RUF offered Taylor “a safe place” for her searching, and held out “the truth of God’s word spoken consistently” as she struggled.

“The process of considering and discovering my desperate need of a holy savior had its beginning in the community of RUF, amid feelings of loneliness, insecurity, and mild depression that had been building as I sought satisfaction and security in myself—in how kind, caring, or respectable I was,” Taylor said.

Alden and Taylor keep their student experience in mind as they serve at Erskine, and that awareness informs their efforts.

“College is a wonderful time of growth and learning for many people, but it can also be a time of loneliness, depression, and discouragement,” Alden said. “The difference it makes to know someone’s name and have spent even a little bit of time talking with them is huge.”

Taylor agrees. The intellectual curiosity encouraged in college can prompt students to “ask questions about their own identity and how they fit into a vast world with billions of humans,” she said. The interns get to know students while they are asking those deep questions.

As an RUF intern, she explained, she hopes to “humbly facilitate consideration of God and self for students as it was facilitated for me, and guide them in what the Bible teaches to be true, as I seek to understand those truths more myself.”

 

Loving the challenge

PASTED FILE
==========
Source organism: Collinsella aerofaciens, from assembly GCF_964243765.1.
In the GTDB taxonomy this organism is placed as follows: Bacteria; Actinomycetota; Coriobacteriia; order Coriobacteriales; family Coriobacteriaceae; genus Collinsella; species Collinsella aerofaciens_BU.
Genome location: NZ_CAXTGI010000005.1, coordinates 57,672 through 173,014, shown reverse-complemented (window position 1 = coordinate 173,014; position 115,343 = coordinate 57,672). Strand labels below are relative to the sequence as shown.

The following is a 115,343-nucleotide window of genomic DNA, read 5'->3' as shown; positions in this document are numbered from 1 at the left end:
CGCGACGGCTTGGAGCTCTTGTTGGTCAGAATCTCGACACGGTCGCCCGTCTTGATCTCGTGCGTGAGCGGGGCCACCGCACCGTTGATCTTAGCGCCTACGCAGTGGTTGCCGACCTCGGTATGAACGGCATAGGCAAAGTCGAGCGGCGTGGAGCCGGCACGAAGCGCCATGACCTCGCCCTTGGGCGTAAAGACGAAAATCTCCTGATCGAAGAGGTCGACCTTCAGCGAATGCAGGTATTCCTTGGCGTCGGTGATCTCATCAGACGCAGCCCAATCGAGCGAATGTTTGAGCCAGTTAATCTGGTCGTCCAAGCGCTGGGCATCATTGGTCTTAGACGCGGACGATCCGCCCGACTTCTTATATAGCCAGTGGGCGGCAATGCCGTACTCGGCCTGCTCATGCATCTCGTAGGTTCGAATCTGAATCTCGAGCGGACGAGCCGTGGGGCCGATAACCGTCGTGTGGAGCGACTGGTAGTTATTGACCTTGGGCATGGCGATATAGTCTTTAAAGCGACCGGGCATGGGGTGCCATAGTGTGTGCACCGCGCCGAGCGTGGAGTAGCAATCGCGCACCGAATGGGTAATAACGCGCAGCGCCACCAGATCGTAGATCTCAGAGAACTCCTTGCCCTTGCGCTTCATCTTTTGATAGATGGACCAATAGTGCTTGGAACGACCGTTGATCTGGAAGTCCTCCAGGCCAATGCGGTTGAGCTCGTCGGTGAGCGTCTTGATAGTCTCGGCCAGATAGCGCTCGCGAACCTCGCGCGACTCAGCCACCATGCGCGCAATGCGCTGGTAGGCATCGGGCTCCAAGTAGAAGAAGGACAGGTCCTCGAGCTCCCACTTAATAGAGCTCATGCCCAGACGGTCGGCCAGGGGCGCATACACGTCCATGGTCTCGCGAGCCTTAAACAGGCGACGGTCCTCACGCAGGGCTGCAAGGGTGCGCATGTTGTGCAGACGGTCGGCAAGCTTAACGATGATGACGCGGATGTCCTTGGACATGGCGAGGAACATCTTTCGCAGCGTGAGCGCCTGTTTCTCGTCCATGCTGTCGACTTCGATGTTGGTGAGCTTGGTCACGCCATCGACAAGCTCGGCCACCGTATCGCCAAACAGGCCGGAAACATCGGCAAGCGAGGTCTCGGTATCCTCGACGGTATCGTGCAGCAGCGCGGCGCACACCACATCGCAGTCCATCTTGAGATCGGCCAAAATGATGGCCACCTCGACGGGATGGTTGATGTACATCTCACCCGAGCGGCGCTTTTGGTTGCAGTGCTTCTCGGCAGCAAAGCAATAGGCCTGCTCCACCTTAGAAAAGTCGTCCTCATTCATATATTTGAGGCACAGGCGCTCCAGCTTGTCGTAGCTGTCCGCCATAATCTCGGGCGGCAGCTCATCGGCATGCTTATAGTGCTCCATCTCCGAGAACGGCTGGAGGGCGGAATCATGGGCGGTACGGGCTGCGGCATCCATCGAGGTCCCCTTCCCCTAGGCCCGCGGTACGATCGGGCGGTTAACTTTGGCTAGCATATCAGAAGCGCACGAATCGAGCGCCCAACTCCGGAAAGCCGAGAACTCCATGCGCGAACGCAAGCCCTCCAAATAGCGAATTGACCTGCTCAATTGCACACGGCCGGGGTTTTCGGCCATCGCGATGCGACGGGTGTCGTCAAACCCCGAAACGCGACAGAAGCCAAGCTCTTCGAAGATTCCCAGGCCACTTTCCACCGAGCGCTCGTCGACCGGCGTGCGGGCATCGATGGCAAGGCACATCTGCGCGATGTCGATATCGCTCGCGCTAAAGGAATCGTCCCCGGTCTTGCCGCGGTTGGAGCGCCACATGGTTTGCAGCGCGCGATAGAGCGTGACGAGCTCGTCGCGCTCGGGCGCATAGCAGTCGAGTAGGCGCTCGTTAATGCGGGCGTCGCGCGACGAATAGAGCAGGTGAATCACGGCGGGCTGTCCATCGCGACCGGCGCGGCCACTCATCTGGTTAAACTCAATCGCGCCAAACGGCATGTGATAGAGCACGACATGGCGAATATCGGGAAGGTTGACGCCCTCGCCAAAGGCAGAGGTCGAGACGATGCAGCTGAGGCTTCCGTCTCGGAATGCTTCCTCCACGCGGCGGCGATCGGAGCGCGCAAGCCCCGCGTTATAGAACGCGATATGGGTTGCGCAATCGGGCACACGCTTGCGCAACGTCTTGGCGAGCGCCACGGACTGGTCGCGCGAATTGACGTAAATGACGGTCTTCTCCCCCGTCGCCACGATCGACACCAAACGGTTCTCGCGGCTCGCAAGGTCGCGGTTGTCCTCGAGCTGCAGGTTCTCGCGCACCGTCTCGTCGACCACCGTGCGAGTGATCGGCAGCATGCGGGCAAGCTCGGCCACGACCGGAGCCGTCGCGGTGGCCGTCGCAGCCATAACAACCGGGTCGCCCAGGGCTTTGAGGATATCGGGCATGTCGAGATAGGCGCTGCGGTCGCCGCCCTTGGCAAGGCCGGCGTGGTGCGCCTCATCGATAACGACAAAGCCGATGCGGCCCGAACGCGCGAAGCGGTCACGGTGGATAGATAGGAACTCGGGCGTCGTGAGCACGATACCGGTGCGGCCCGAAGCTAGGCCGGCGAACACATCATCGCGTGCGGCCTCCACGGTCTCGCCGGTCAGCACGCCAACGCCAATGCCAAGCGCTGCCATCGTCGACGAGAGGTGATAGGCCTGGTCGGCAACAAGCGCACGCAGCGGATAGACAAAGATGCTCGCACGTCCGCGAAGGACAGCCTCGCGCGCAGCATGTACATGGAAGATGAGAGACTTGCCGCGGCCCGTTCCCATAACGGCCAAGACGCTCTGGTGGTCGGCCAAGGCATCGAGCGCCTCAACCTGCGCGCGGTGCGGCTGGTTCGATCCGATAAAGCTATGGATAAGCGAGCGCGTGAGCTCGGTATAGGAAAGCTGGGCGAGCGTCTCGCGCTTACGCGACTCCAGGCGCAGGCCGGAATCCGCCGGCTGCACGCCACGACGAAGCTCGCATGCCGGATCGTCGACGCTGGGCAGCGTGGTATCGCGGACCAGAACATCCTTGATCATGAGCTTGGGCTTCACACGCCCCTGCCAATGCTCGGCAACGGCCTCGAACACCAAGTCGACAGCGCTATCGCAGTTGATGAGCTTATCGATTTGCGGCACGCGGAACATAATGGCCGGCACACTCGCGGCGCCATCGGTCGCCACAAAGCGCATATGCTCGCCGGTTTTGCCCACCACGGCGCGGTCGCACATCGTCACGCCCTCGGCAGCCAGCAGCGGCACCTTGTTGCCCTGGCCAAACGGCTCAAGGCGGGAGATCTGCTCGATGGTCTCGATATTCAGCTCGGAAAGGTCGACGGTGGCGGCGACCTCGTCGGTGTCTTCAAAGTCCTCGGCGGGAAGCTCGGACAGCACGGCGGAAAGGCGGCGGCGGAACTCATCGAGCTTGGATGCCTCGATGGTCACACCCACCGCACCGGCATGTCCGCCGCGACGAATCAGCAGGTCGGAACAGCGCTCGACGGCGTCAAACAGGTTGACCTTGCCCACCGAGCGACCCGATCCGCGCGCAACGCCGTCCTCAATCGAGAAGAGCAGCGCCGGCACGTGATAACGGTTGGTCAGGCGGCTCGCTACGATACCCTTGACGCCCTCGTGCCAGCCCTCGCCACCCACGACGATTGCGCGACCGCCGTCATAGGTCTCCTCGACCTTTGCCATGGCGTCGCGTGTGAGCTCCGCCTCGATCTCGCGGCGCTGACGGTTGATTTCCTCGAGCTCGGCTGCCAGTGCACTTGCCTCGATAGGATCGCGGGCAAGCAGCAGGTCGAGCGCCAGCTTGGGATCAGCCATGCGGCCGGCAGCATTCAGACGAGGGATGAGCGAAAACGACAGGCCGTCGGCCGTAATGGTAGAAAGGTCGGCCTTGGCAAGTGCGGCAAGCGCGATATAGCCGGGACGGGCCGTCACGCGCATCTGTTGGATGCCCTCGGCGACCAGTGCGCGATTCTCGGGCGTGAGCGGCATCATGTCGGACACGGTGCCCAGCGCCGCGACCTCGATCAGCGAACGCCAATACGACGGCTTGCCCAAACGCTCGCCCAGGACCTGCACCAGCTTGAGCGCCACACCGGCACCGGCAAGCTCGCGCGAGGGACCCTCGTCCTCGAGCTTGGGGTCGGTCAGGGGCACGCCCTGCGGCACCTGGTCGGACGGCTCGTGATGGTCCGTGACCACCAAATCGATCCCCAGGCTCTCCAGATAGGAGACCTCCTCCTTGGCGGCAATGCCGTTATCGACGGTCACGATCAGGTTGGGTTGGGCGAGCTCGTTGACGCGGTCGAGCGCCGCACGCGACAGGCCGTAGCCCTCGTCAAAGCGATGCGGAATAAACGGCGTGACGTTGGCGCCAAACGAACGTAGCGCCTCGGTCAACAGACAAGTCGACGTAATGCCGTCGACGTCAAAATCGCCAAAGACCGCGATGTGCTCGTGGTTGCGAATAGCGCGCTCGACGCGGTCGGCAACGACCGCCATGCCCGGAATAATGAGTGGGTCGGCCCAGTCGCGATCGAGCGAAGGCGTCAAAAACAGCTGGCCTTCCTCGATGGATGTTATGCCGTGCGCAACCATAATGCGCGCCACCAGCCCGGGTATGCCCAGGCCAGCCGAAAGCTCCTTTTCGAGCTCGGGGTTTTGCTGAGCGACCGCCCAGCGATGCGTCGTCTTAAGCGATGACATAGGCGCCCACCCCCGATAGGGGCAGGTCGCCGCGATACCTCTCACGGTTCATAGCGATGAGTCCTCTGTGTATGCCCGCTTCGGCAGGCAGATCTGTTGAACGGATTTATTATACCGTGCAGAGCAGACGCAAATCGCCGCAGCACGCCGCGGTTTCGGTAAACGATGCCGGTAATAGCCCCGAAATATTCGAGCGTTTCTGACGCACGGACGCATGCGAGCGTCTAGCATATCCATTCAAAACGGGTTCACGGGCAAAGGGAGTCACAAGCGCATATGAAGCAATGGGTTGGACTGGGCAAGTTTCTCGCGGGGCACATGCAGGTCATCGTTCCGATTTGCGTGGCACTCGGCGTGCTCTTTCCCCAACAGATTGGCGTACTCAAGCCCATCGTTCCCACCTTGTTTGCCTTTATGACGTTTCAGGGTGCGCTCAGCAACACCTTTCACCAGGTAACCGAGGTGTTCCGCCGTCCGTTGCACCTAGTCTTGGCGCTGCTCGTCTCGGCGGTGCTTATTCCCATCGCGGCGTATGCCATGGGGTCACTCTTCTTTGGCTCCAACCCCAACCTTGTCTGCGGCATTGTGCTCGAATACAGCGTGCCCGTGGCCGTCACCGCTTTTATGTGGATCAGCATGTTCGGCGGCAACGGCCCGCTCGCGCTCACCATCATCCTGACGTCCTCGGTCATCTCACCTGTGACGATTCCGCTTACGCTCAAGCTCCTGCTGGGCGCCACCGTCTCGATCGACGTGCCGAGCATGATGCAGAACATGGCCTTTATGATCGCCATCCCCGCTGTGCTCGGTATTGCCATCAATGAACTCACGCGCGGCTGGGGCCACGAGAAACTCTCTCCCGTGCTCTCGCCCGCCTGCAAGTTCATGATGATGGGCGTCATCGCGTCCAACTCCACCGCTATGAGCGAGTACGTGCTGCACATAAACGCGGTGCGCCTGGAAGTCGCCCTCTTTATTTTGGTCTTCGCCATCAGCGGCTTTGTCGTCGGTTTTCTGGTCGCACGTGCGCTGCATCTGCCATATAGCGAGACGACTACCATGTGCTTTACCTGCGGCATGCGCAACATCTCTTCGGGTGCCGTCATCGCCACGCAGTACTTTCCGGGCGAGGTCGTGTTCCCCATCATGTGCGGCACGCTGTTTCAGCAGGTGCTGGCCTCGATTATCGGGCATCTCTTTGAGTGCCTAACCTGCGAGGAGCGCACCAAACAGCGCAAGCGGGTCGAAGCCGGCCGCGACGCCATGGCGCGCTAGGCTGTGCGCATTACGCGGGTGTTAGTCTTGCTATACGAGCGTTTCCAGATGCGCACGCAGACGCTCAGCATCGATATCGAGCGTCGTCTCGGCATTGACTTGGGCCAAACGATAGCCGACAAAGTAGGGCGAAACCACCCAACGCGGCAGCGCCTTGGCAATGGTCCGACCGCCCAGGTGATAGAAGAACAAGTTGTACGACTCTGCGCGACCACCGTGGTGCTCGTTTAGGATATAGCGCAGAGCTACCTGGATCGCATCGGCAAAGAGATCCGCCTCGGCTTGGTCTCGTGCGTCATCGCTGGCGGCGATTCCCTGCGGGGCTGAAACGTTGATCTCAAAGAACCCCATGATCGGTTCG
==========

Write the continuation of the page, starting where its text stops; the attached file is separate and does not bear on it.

Intern story-RUF shot

Glittering lights grace “the Barn” on the Patricks’ property where students gather on Sunday evenings.

Are these young interns cut out for this? They believe they are.

“We both love people and really value the students that God has called us here to minister to,” Alden said.

Alden and Taylor are already feeling needed, and already experiencing rewards.

“We love being used by Him to encourage students when they are hurting, confused, or discouraged. Having students already opening up to us and looking for the help and hope of the Gospel is a deep joy, and we love getting to be part of that process,” Alden said.

So, when these newlyweds experience their own discouragement, for whatever reason, their work as interns gives them a great view of what happens as students open up to “the help and hope of the Gospel,” as Alden describes it, and witnessing God working this way helps them in turn.

“Seeing these things restores and strengthens our own joy in Jesus,” Alden said. “What a great job we have been blessed with!”

So far this semester, the interns have accompanied students to RUF’s fall retreat Sept. 25-27 and are looking forward to the remaining talks in Patrick’s Sunday evening series this fall, “Seven Sins of the Wounded Heart.” In addition to large-group sessions on Sunday nights, small-group meetings during the week, and one-on-one time with students, Patrick and the interns are gearing up for this year’s Hymn Sing, set for Nov. 1. Patrick hopes to host some high school students for this annual event, which usually includes a barbecue supper.

 

 

About RUF at Erskine: RUF is the campus ministry of the Presbyterian Church in America. Though RUF has informally been at Erskine since 2002, it gained an official presence at Erskine in 2010 via a three-way Affiliation Agreement signed between Erskine College, the ARP General Synod, and Reformed University Ministries. Erskine pays the annual affiliation expenses, the Synod provides the campus minister, and RUF provides training, conferences, and assistance via an area coordinator who provides pastoral care to interns and campus ministers in South Carolina, Georgia, and Florida.